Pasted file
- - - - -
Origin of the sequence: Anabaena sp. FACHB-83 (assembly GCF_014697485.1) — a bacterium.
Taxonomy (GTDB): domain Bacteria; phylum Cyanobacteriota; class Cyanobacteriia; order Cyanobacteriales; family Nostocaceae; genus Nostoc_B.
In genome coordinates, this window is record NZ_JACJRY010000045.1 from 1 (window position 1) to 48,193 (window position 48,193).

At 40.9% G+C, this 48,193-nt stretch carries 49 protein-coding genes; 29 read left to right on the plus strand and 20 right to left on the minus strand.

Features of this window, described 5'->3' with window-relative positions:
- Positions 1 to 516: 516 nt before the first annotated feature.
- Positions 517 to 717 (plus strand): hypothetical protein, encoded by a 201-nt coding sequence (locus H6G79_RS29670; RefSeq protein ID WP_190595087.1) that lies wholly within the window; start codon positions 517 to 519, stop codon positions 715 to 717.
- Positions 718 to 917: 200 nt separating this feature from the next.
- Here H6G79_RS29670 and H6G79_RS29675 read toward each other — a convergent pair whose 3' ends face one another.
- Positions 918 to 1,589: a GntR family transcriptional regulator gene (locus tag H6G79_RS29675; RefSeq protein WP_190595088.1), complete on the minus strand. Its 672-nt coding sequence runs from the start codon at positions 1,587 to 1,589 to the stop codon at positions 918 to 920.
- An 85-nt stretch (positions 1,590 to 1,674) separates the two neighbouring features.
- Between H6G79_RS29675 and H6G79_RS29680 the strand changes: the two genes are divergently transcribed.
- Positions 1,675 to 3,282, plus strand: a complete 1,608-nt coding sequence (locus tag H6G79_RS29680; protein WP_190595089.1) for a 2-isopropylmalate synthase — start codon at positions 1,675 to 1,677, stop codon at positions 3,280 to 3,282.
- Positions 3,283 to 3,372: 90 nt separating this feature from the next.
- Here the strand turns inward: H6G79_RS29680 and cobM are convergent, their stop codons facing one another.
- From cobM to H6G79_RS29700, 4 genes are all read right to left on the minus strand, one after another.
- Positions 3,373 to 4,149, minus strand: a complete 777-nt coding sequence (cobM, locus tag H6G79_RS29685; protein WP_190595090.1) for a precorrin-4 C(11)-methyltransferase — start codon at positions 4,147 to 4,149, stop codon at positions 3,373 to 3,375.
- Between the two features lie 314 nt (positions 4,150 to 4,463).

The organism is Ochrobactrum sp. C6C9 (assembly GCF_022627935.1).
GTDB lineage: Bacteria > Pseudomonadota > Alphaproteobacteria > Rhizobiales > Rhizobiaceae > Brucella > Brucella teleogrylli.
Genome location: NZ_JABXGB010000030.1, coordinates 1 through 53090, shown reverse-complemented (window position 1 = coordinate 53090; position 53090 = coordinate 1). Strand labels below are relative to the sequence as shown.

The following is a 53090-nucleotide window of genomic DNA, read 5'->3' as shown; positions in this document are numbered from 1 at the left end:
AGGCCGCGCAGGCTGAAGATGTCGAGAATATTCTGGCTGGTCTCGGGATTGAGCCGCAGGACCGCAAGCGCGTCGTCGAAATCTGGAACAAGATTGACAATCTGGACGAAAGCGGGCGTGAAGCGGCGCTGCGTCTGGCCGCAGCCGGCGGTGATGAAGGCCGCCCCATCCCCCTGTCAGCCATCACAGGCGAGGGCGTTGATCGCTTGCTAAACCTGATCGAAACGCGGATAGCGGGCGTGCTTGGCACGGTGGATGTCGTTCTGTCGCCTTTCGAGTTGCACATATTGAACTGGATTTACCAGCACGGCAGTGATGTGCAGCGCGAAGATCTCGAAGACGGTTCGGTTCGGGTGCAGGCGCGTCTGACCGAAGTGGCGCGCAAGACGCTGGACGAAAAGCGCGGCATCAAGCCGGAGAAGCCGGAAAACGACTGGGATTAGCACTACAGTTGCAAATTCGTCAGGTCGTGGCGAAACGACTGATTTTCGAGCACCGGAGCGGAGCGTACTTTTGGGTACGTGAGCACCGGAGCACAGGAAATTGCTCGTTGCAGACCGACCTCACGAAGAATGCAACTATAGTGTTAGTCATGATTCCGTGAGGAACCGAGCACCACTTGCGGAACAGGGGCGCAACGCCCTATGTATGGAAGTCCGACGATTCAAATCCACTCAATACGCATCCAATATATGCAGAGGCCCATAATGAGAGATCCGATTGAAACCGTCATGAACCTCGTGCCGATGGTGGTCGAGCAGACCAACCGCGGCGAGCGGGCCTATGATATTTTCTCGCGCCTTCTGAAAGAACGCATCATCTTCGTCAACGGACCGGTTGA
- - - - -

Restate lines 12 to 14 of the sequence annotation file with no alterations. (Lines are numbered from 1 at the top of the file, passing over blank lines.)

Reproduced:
- Between H6G79_RS29675 and H6G79_RS29680 the strand changes: the two genes are divergently transcribed.
- Positions 1,675 to 3,282, plus strand: a complete 1,608-nt coding sequence (locus tag H6G79_RS29680; protein WP_190595089.1) for a 2-isopropylmalate synthase — start codon at positions 1,675 to 1,677, stop codon at positions 3,280 to 3,282.
- Positions 3,283 to 3,372: 90 nt separating this feature from the next.